WordReference Random House Learner's Dictionary of American English © 2020
vas•sal /ˈvæsəl/USA pronunciation
n. WordReference Random House Unabridged Dictionary of American English © 2020
adj. [before a noun]
- World History(in the feudal system of the Middle Ages) a person who is given permission to use land in return for promising loyalty and usually military service to a lord or other superior.
- a person holding some similar relation to a superior; a subordinate.
vas•sal•age /ˈvæsəlɪdʒ/USA pronunciation n. [uncountable]
- World Historyhaving the status of a vassal:the superpowers and their vassal states.
(vas′əl),USA pronunciation n.
- World History(in the feudal system) a person granted the use of land, in return for rendering homage, fealty, and usually military service or its equivalent to a lord or other superior;
- a person holding some similar relation to a superior;
a subject, subordinate, follower, or retainer.
- a servant or slave.
- World Historyof, pertaining to, or characteristic of a vassal.
- World Historyhaving the status or position of a vassal.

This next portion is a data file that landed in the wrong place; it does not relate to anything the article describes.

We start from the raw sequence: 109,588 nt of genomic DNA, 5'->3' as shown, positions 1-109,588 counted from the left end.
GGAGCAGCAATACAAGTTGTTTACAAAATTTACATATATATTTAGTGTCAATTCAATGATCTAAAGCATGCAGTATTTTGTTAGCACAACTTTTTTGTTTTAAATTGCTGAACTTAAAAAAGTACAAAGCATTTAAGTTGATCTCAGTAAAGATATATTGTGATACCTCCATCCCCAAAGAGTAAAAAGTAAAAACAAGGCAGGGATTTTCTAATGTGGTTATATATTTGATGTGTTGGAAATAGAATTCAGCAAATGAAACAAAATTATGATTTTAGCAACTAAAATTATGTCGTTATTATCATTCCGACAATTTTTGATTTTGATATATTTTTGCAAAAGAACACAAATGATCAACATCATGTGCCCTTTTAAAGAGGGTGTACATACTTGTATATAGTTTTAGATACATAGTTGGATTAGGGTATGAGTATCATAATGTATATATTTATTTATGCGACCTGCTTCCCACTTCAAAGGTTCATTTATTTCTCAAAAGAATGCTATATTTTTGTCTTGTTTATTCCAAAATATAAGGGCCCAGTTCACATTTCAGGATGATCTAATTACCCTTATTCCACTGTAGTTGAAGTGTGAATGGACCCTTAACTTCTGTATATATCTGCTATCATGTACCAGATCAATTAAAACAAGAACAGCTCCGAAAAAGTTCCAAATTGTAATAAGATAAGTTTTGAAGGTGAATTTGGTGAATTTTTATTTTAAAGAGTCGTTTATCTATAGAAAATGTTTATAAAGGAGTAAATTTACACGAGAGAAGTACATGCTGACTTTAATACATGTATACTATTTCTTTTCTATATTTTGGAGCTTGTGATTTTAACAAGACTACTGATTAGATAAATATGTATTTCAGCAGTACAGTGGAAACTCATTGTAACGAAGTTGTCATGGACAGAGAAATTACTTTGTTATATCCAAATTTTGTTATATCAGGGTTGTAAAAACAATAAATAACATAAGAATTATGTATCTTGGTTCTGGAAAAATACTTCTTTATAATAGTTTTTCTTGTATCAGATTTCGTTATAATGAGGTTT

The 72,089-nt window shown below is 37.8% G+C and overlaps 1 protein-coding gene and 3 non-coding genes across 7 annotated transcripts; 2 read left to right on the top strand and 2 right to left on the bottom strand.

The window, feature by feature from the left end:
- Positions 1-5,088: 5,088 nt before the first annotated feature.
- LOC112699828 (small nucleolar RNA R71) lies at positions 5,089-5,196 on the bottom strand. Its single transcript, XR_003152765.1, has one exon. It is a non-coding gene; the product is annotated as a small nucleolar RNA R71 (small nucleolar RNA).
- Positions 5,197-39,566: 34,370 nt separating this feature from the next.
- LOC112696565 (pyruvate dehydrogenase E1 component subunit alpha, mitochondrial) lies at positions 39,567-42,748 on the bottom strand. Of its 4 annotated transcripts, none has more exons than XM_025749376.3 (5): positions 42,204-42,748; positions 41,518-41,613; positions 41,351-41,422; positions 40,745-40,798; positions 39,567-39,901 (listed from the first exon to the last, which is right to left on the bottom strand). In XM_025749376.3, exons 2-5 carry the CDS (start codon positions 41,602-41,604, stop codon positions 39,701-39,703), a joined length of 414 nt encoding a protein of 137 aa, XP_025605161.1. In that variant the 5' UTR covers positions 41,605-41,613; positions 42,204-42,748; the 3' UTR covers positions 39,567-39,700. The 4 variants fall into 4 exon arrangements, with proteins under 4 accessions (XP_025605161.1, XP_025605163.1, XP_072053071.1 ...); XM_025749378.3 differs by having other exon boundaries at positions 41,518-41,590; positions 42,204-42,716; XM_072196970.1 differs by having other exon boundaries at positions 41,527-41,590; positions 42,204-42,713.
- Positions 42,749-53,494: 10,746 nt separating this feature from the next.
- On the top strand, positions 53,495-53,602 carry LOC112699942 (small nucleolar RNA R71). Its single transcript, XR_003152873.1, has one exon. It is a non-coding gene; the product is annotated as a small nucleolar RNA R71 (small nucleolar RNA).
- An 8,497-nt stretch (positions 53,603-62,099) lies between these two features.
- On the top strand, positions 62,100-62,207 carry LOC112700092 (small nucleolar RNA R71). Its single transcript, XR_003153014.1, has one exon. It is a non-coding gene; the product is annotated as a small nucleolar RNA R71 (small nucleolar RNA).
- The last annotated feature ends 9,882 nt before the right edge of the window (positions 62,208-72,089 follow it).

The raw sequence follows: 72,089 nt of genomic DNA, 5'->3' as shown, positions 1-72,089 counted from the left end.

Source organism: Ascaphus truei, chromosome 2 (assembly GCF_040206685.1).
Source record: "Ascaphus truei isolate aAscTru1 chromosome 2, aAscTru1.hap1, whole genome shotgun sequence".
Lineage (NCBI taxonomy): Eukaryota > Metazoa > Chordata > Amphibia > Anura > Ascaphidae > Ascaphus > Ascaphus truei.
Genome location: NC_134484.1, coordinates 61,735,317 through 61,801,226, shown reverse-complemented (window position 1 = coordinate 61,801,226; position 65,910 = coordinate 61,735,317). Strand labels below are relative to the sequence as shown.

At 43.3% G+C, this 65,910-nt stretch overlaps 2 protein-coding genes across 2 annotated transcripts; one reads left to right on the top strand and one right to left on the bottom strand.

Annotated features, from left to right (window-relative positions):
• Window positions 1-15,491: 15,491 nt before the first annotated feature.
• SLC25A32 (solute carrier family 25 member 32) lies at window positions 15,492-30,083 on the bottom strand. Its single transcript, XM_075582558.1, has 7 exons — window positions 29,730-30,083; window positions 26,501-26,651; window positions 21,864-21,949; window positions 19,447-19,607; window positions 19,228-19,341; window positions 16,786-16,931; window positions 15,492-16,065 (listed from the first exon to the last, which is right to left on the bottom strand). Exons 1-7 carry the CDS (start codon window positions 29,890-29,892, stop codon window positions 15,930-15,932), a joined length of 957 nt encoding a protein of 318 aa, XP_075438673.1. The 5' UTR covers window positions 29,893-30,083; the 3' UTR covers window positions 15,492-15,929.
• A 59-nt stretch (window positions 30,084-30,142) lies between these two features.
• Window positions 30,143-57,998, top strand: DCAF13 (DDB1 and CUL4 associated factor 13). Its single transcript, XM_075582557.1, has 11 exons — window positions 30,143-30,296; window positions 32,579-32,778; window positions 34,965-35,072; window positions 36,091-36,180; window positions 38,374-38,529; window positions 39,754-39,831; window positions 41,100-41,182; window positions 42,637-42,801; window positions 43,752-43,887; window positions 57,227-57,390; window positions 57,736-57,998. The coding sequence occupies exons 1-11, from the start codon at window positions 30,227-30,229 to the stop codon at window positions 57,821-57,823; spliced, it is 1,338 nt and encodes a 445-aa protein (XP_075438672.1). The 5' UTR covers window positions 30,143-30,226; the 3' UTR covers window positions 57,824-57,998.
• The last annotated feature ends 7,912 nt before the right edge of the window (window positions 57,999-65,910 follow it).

- Celtic; compare Welsh gwas young man, Irish foss servant) + -allus noun, nominal suffix
- Medieval Latin vassallus, equivalent. to vass(us) servant (
- Middle French
- Middle English 1300–50
Collins Concise English Dictionary © HarperCollins Publishers::
vassal /ˈvæsəl/ n
- (in feudal society) a man who entered into a personal relationship with a lord to whom he paid homage and fealty in return for protection and often a fief. A great vassal was in vassalage to a king and a rear vassal to a great vassal
- a person, nation, etc, in a subordinate, suppliant, or dependent position relative to another
- (as modifier): vassal status
Etymology: 14th Century: via Old French from Medieval Latin vassallus, from vassus servant, of Celtic origin; compare Welsh gwas boy, Old Irish foss servant
- of or relating to a vassal
'vassal' also found in these entries (note: many are not synonyms or translations):